April 15, 2020 4:47 pm Comments Off on The Curve Has Flattened; What Does the “Interim Normal” mean for Hotel Operations? – by Karen Johnson, ISHC, MAI, CRE
Though the arc of people with confirmed cases of Covid-19 is going up as more individuals are tested, the curve of the average daily death toll appears to have flattened. Which indicates that the act of social distancing will keep our ICU capacity from being overwhelmed as it was in Hunan and Italy. We can only hope.
click on image below to enlarge:
Source: Johns Hopkins University, as reported in the Wall Street Journal and the LA times
Assuming the US can get enough testing capacity to determine the true infection and mortality percentages, and plans are devised to move equipment where it is needed, things could get back to the “new normal” or at least an “interim normal” fairly soon.
There is much speculation as to when we will re-open the economy as well as on possible second waves, as happened in Toronto after the first SARs outbreak. Until a vaccine is found, infection rates will likely increase when lockdowns are rolled back. Countries about to lift lockdown restrictions are staging re-openings that put hotels and then conventions/meetings at the very end of the list. Most hotel owners cannot afford to wait.
The US hotel industry has offered to house first responders, provide additional beds for non-critical, non-communicable patients, recovering Covid-patients, and even the homeless. Thankfully, very little assistance has been required in those areas.
How do hotels create opportunities aligned with keeping society safe while still reviving our businesses?
What if US hotels focused on quarantine-safe re-integration efforts? Some households have both vulnerable and non-vulnerable members. What if hotels offered a low-cost or government-subsidized “safe haven” extended stay lodging in which vulnerable cohorts were only admitted after testing negative? For those too frail to leave home but with family members that need to be out in the world, other hotels could offer transient lodging with “in-and-out privileges” to spare that cohort the fear of bringing the virus home. Yes, families would be split, and visiting would happen across plexiglass shields. Not ideal, but neither is destroying families thru economic ruin. Now is the time for hotels to plan for the “interim normal” while social distancing is here to stay.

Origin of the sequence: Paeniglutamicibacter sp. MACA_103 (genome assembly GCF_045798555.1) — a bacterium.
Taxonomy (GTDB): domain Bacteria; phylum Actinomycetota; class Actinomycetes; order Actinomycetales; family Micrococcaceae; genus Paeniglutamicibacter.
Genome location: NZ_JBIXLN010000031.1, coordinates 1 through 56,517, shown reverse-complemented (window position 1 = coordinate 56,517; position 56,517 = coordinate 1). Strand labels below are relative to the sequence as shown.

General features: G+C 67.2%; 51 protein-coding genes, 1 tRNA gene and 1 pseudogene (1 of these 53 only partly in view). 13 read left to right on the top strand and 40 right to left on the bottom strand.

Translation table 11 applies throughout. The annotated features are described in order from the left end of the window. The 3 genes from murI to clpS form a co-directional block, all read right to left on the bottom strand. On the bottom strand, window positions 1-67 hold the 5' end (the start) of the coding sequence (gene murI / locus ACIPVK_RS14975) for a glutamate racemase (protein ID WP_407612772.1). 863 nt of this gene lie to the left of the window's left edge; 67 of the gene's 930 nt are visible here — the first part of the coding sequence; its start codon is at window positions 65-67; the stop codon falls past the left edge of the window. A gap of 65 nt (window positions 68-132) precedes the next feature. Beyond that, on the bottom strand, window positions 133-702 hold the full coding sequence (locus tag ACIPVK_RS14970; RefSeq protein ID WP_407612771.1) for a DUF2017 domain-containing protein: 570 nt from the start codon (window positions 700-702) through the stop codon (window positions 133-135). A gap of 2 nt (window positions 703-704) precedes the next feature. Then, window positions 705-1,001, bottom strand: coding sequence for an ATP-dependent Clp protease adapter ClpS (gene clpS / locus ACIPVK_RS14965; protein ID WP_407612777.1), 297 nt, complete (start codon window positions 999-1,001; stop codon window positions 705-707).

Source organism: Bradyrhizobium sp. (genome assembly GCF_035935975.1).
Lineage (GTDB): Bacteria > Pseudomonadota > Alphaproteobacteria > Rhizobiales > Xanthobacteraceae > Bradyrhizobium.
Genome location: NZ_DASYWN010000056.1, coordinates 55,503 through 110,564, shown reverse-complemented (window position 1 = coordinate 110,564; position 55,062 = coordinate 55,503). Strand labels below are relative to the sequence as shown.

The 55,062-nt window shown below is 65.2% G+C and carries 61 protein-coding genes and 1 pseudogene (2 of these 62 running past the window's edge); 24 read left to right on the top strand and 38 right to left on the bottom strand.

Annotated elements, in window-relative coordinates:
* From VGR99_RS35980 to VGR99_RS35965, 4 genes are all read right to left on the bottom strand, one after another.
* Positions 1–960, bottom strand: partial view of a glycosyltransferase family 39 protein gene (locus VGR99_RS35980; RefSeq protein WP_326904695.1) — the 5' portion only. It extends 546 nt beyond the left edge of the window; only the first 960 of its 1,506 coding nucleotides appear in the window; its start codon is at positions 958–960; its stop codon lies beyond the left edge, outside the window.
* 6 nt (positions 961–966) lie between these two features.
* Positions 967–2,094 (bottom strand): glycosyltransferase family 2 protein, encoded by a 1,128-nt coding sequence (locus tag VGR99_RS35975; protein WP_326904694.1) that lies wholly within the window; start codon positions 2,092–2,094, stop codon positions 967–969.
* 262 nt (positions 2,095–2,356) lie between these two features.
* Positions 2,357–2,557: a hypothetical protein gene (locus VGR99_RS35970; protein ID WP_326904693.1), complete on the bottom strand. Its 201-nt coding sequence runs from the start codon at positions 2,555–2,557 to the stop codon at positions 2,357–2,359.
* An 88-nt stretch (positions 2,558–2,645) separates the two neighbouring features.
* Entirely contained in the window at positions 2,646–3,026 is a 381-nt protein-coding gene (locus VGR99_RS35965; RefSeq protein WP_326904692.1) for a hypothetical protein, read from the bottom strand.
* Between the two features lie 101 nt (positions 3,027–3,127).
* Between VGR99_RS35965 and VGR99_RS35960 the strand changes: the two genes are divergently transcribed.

April 7, 2020 7:05 pm Comments Off on Boston & Cambridge Lodging Market: COVID-19 and its Impact on Supply – by Sebastian Colella
Pinnacle has revised projections for 2020 supply change in the Boston & Cambridge lodging market from +3.8% to now -14.4%.
Life across the United States has changed dramatically in the last four weeks. In Boston, and almost every other city in the country, hotel owners and operators have been forced to make the difficult decision to close temporarily while the country attempts to slow and contain the spread of COVID-19. In Massachusetts those decisions were partially made for them on March 31st.
Governor Baker extended his order closing non-essential businesses in Massachusetts through May 4th. This extension included changes to operating guidelines for hotels, motels and short-term rentals which can now be used for limited purposes only; housing front-line workers fighting the coronavirus, essential workers, or residents displaced from their homes. A number of the hotels in the market, primarily those in close proximity to the city’s major hospitals, have remained open to accommodate patients and first responders. The vast majority of hotels in Boston and Cambridge, however, have closed or are in the process of closing.